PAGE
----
Suffice to say, he’s skeptical; not a fan; and his piece can serve a foundation on why it’s important to approach many types of rankings with a healthy dose of skepticism.
Dodge’s thinking certainly applies to any family engaging in a private or boarding school search.
Of course schools at, or near, the top of the U.S. News rankings will be happy. Social climbing schools will be envious and strive to improve their rankings; and, those confident of the work and role in the market will ignore the goofy exercise and get on with their work.
The problem, though, is that too many people with pay heed to U.S. News, and similar, rankings imbuing them with perceived accuracy and looking at them as guides- of sorts.
Just as with college searches, too many people weigh a boarding or private school’s reputation and perceived ranking too heavily in their school search.
Cure yourself of the ranking and reputation ills
If you don’t already bring a healthy dose of skepticism to such ratings, Dodge can help you cultivate it. He challenges the ratings system on several reasonable grounds.
I’ll leave most of Dodge’s criticism up to you to read choosing instead to highlight one.
The U.S. News rankings in no way, shape, or form take into account the quality of their work with the kinds of students they teach. Dodge encapsulates his thinking using this example:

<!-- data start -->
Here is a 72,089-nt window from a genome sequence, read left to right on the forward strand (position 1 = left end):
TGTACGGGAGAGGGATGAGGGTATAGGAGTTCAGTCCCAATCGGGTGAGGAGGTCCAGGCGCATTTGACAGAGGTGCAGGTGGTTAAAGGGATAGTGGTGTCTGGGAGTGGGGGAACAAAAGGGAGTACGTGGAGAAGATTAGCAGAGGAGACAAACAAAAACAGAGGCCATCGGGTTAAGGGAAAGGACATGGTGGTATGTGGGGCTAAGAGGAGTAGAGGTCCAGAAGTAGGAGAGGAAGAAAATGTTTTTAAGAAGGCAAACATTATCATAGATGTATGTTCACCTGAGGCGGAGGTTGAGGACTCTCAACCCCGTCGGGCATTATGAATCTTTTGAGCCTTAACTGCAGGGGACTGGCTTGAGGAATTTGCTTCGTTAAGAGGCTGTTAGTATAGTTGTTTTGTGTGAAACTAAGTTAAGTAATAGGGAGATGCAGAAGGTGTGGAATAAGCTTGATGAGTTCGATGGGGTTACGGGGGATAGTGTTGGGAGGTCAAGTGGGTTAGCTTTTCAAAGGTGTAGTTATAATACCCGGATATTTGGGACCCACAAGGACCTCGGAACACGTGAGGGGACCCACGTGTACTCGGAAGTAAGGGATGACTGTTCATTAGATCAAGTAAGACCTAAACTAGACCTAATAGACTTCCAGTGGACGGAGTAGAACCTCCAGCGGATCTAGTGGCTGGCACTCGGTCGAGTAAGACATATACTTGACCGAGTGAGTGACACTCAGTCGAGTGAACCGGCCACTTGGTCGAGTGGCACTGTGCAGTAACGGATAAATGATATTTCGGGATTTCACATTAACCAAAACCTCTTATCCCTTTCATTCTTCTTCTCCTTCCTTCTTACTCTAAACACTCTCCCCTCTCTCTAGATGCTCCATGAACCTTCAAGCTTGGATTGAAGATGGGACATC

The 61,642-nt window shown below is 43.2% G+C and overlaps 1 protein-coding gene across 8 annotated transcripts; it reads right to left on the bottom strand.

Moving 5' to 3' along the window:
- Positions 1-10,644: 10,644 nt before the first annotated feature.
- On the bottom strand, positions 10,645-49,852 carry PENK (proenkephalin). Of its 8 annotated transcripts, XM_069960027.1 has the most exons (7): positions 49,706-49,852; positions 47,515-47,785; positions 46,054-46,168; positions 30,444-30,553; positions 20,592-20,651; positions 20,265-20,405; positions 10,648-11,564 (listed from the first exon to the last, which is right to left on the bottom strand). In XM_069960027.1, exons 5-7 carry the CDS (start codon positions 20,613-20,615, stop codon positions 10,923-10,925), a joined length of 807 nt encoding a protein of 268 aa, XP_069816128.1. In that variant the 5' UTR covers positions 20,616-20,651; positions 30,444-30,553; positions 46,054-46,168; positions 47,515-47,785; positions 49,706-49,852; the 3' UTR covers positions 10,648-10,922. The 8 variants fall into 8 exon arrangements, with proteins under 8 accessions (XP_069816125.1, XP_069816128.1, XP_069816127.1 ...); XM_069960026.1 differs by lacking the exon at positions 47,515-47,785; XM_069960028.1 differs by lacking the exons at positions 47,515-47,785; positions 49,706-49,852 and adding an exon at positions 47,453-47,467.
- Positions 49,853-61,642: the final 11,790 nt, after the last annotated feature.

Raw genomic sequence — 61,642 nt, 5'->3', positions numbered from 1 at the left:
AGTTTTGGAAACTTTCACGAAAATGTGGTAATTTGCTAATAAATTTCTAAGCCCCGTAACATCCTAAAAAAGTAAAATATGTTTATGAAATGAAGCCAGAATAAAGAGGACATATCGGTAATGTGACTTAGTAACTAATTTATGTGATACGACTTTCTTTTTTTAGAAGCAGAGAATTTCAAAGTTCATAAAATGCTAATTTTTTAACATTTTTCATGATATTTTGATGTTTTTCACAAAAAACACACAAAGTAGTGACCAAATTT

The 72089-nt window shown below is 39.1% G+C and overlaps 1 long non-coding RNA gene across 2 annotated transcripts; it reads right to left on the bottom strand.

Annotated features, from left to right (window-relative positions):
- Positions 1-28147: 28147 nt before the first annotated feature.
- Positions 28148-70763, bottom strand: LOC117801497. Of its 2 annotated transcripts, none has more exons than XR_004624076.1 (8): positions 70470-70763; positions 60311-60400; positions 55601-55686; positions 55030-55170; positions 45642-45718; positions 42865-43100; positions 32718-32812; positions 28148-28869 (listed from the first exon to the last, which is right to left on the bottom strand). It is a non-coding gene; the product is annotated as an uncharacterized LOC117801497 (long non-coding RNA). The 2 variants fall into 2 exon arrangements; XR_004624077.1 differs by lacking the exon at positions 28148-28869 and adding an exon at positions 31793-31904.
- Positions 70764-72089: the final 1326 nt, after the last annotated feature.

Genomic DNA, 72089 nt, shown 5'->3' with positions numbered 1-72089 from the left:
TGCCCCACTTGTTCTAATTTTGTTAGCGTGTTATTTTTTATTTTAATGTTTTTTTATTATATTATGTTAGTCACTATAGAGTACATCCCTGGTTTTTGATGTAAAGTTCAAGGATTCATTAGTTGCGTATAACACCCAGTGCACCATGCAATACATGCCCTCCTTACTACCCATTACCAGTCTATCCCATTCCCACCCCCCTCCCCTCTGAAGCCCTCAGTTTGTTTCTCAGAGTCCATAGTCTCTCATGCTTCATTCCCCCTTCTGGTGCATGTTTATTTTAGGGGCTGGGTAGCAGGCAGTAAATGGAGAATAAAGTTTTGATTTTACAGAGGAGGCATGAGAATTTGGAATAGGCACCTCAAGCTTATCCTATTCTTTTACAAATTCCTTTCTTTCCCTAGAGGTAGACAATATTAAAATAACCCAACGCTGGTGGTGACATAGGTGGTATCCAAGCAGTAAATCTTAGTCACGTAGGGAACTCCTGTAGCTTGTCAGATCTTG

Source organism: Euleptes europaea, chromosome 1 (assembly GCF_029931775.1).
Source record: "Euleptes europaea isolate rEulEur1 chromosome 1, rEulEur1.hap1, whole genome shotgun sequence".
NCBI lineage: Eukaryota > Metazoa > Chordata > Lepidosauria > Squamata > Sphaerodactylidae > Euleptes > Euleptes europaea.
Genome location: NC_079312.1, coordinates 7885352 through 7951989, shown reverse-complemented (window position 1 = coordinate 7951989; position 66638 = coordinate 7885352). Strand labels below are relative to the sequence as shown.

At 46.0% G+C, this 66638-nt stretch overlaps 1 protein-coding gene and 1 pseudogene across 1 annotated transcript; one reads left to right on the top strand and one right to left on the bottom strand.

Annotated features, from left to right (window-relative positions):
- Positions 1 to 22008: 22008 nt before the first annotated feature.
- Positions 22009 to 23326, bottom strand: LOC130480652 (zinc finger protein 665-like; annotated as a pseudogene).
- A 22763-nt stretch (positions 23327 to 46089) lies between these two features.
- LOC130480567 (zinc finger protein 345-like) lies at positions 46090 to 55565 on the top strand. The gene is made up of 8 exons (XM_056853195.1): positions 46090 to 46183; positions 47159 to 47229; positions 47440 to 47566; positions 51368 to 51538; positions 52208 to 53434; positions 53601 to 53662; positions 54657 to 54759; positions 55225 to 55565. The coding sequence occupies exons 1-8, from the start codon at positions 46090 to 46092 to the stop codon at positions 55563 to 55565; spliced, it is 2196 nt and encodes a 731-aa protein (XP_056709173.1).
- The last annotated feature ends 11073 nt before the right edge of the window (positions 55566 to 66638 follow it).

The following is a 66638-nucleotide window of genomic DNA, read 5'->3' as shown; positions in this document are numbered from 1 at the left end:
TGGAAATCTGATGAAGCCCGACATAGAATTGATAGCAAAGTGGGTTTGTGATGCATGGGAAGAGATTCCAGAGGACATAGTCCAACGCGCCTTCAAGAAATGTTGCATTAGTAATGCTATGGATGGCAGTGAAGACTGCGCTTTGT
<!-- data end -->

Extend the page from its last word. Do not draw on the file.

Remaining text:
“…An institution in my back yard, Delaware County Community College, attracts a wide age range and a stunning diversity. Students speak a ton of languages but many don’t have a very good command of English. Many work full time. Many are single parents. A fair number never finished high school but have earned a GED. Many have to scrape to come up with any money at all, let alone tuition and essentials for classes. In other words, for most, college is an uphill struggle. And this college does a remarkable job of putting these students on track, keeping them there, and turning them into professionals or readying them for four-year colleges.
Should I rank DelCo above or below Princeton, Michigan, Harvey Mudd? I submit that the answer depends not so much on data or on how U.S. News might massage them as on what I value. And that’s what a college search should be all about: deciding what things are important to you and then go looking for colleges where you’ll find them.”(IECA)
Choosing a school is a value proposition based on how the program fits who you are and where you are in life. In order to produce the best possible fit this kind of thinking must guide any school search.
College/Private School/Boarding School: Fit Matters Most
The best school, or college fit begins with the student:
- understanding who he/she is
- where he/she stands in their personal development
- what is the educational goal for the student
- then, working to find the school that that meets the student where he/she stands and can, then, grow them the furthest
I’ll extend Dodges thinking using a thought that we share with families all the time.
In America, there’s a school or college for everyone. What’s the best one? The one where you can grow the most.
And, most of the time, the best fit has nothing to with ratings, rankings, or reputation.
Our work on boarding school rankings: